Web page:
|Page (1) of 1 - 08/31/11||email article||print page|
After worst August in 10 years, investors are as worried as ever. A look at the stock tumult
NEW YORK (AP) ' For investors, August was one for the record books ' but not in a good way.
Hurricane Irene didn't shut down stock exchanges, Europeans banks didn't collapse and stocks narrowly avoided dropping into bear market territory. But it was brutal month nonetheless. On Wednesday, the Standard & Poor's 500 index closed at 1,218.89, up 0.5 percent for the day, but down 5.7 percent for the month. It was the worst August for the S&P in 10 years.
It was a somber ending to a month of troubling firsts for the markets:
' Record volatility: The Dow Jones industrial average swung more than 400 points up or down four days in row, a first in its 115-year history. The Dow was as high of 12,132 for the month and as low of 10,719 in the span of 23 trading days.
' U.S. downgrade: Standard & Poor's cut the U.S. credit rating from triple-A, an unprecedented move.
' New high for gold: Investors fearing high inflation or turmoil in Europe rushed into the perceived safety of the metal ' or the possible profits of rising gold prices ' pushing its price to an all-time high of $1,891.90 an ounce on Aug. 22.
' New low for Treasury yields: As they flocked to this safe haven, investors drove yields on the 10-year Treasury note to below 2 percent for the first time in a half century.
The message from all the tumult: More than two years into the recovery, investors are still worried, uncertain and quick to sell at a hint of economic trouble. Says Sam Stovall, chief investment strategist at Standard & Poor's equity research, "Fear pretty much drove equity, bond and gold prices."
In retrospect, stocks didn't have a fighting chance.
In late July, investors were already on edge over the possibility Congress would fail to raise the debt ceiling and cause the U.S. to default. Then, two days before the start of August, the government reported that the economy had grown at annual pace of 0.8 percent in the first half of the year. Nine of the past 11 recessions since World War II have been preceded by a period of growth of 1 percent or less.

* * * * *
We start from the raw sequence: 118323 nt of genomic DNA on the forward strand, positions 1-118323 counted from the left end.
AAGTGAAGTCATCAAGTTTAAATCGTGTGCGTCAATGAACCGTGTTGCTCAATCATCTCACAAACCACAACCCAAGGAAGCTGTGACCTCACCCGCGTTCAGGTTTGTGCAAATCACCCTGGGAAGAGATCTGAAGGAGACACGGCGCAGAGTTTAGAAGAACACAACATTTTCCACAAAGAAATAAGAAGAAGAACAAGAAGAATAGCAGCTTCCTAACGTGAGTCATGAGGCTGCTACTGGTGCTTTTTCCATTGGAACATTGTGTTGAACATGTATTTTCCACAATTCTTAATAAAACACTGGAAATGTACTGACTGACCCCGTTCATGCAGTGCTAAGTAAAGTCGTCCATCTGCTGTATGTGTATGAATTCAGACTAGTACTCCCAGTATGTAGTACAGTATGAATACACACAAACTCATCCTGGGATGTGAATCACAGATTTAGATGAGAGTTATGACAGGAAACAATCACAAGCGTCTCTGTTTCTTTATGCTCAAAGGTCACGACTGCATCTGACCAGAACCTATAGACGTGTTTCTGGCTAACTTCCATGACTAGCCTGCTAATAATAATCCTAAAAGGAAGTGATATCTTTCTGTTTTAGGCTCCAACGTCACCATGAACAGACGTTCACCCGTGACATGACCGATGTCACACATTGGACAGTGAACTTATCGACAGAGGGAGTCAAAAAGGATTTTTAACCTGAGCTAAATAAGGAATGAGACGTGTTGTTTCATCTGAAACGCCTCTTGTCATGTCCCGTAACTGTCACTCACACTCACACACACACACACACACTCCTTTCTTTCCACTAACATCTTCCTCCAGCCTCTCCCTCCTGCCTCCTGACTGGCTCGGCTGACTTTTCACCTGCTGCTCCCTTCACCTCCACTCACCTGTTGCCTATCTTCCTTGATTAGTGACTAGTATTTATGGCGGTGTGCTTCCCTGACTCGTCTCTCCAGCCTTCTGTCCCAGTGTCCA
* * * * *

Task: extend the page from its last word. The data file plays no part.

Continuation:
The first week of the new month hit investors hard. A report on Monday, Aug. 1, showed manufacturing was barely growing. And though lawmakers finally did agree to raise the debt ceiling the next day, the relief was fleeting. Late that Friday, the S&P stripped the U.S. of its top rating.
What followed was one of the scariest weeks in Wall Street history. The Dow plunged 634 points on Monday, Aug. 8, its steepest fall in more than 2 years. Then it flipped-flopped between 400-plus point gains and losses for another three days, unprecedented in the index's history.
"We loved the volatility," says Seth Glickenhaus, 97, a trader since the Great Depression and a net buyer in August at his eponymous money management firm. "It gives us a chance to buy things when they're down and sell when they're up."
But for many investors, the rollercoaster was unnerving, feeding fears that the market and the economy had become unstable.
The next two weeks brought more bad news, and two new records. By mid-August, fears mounted that European banks holding government bonds of deeply-indebted countries might not be able to access short-term loans to fund their daily operations. That revived memories of the credit freeze that swept across the U.S. and Europe after investment bank Lehman Bros. collapsed in Sept. 2008. Investors fled to the usual suspects ' Treasurys and gold.
On Monday, Aug. 22, gold settled at a record $1,891.90 an ounce, a gain of 28 percent in less than two months. By that Friday, stocks had fallen again, and were 16 percent lower than they had been just four weeks earlier.
The good news is stocks have generally been rising since then. One reason: Investors apparently interpreted last Friday's news that the Federal Reserve Chairman Ben Bernanke wasn't planning any new stimulus for the economy to mean that maybe the economy isn't in such bad shape after all.
Richard Bernstein, former chief strategist at Merrill Lynch who now heads his own money management firm, isn't convinced.
"It's hard to see a sustained bull market when no major economy is trying to stimulate their economy," he says.
Bulls like to point out that for all the focus by investors on the economy, the biggest thing that matters for stocks is profits ' and Corporate America has not disappointed in that regard. Despite predictions that they would fall, earnings for the S&P 500 companies rose an average 12 percent in the second quarter, according to research firm FactSet. It is the seventh quarter in a row of gains greater than 10 percent.
If companies can keep it up, and the U.S. avoids recession, shares might keep rising.
The safest bet, though, might be just more volatility.
Glickenhaus, the nonagenarian trader, says he expects stock prices to end 2011 pretty much where they stand today ' though with a lots of big moves in between.
"The market seems to be overreacting to the news so they'll be more up and down days," he says.
AP Business Writer Matthew Craft contributed to this report.